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One Doctor Warned of Problems with Generic Heart Drugs

Tina Robinson2 years ago

In the past two months, more than 100,000 bottles of the generic version of the popular heart drug Toprol XL have been recalled by two manufacturers. According to a recent article in the New York Times, at least one doctor has been warning about potential problems with the drugs for years.

Patients Complained of Chest Pains

In the Times article, Dr. Harry Lever, a Cleveland-based cardiologist, explained that patients using the generic pills would complain about chest pains while taking the drug time and time again. Each time, the symptoms would go away once Dr. Lever switched the patient to the brand-name version, Toprol XL.

Although Dr. Lever was aware that his experience was anecdotal, he nonetheless wrote a letter to the U.S. Food and Drug Administration (FDA) detailing his concerns in 2012 as well as attempted to bring the matter to Congress.

Dr. Reddy’s and Wockhardt Generic Drug Recalls

Now, both Dr. Reddy’s Laboratories and Wockhardt have issued recalls for bottles of the generic drug metoprolol succinate that were not properly dissolving. The drug is a beta blocker aimed at treating high blood pressure and other heart problems. The recall is classified by the FDA as a Class II recall. Class II recalls mean that temporary health problems may be caused by the drug or device in question but that immediate or long-term effects are unlikely. Still, the issue is raising concerns over how generic drugs are made and potential downsides to using generics.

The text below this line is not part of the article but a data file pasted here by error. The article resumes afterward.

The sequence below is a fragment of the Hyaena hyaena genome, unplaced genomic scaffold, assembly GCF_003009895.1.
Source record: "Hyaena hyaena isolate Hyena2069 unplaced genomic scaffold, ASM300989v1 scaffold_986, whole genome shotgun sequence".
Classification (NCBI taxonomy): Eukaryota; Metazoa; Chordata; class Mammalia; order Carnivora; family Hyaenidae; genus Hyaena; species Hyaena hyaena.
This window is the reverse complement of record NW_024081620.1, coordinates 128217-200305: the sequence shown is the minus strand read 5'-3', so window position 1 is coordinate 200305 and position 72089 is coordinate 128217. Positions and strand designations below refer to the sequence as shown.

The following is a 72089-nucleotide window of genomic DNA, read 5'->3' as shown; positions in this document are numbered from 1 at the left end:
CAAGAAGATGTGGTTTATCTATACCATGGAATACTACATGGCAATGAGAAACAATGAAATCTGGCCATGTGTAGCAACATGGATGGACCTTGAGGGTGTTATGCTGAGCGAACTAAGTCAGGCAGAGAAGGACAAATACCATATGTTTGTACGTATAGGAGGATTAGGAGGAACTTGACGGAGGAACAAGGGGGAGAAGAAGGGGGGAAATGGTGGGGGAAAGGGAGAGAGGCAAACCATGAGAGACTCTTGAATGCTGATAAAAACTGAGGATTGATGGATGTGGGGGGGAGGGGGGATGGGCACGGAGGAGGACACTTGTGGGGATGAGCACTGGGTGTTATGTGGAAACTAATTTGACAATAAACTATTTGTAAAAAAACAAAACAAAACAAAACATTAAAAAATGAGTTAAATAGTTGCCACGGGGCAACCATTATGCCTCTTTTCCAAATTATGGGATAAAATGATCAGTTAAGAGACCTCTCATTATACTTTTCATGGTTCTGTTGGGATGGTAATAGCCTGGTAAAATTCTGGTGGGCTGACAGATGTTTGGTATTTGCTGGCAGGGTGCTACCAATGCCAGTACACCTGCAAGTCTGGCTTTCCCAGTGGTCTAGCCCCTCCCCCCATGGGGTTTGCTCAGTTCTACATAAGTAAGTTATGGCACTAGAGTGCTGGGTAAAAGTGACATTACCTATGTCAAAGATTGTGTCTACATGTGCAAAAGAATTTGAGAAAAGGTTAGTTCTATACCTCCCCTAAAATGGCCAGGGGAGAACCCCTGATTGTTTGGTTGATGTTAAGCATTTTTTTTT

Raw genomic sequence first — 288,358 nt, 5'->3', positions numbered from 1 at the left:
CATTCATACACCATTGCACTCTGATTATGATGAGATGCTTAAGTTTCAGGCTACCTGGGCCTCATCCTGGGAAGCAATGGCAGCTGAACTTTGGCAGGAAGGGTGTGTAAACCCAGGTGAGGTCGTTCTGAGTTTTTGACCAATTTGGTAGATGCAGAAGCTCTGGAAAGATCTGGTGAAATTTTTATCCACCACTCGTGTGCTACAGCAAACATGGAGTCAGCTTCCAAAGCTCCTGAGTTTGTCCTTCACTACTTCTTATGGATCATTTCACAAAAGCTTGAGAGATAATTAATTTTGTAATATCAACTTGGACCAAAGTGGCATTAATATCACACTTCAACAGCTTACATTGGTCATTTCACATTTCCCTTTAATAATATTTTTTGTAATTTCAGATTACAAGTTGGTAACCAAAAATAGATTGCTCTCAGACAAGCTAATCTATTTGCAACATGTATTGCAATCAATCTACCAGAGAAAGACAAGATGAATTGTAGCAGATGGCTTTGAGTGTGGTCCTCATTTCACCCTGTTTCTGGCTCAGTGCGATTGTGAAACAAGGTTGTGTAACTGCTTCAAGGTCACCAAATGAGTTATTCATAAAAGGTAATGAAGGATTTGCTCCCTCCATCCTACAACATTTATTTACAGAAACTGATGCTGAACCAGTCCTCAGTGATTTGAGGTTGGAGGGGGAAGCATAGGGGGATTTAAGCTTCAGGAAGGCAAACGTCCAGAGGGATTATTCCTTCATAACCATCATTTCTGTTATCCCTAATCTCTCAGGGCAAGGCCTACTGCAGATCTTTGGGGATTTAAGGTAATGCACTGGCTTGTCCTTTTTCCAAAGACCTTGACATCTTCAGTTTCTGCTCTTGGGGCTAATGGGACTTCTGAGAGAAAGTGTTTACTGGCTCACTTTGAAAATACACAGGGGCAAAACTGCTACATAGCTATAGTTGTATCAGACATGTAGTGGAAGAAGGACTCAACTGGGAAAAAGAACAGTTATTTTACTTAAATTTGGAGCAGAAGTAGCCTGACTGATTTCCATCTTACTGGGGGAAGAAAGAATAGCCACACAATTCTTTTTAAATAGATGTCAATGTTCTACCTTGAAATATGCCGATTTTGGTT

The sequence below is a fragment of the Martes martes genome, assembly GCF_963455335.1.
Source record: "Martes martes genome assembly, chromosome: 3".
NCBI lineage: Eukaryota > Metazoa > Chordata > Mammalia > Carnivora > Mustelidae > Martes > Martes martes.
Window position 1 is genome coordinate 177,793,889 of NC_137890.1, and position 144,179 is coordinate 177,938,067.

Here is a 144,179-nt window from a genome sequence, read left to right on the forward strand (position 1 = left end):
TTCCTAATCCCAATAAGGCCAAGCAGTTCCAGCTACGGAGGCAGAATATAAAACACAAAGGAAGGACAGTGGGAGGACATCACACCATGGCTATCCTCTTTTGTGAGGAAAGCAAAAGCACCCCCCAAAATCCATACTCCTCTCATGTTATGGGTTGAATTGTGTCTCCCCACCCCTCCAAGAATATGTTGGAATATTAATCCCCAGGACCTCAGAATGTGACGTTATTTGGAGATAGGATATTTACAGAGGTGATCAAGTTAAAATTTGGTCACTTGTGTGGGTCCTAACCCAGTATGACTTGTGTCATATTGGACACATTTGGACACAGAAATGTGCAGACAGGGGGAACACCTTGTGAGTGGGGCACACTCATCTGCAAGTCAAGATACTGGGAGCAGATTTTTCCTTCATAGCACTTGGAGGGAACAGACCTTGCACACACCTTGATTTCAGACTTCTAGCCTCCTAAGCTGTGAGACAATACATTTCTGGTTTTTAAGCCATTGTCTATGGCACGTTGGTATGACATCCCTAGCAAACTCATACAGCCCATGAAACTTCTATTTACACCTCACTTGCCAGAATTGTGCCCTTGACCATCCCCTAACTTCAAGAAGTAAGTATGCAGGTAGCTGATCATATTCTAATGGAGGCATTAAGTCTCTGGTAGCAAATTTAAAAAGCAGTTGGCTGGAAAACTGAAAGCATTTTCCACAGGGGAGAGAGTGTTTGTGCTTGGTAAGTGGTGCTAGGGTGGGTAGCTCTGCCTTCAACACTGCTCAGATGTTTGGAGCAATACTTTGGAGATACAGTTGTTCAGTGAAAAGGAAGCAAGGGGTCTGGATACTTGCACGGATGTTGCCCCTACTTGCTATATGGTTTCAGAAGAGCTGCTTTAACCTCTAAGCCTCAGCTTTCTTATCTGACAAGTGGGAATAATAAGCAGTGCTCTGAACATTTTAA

According to the N.Y. Times, drug makers are granted a patent on both the active ingredient in addition to a separate patent for how the drug is released by the pill. Although generic makers are able to replicate and sell the active ingredient once the initial patent wears off, they are still tasked with replicating the release effects of the pill without violating the second patent.

In 2013, the FDA investigated generic versions of metoprolol succinate and concluded that all versions available in the U.S. were “bioequivalent” to the brand-name version. The N.Y. Times notes the recent recalls were initiated by the manufacturers based on results from their own tests. 


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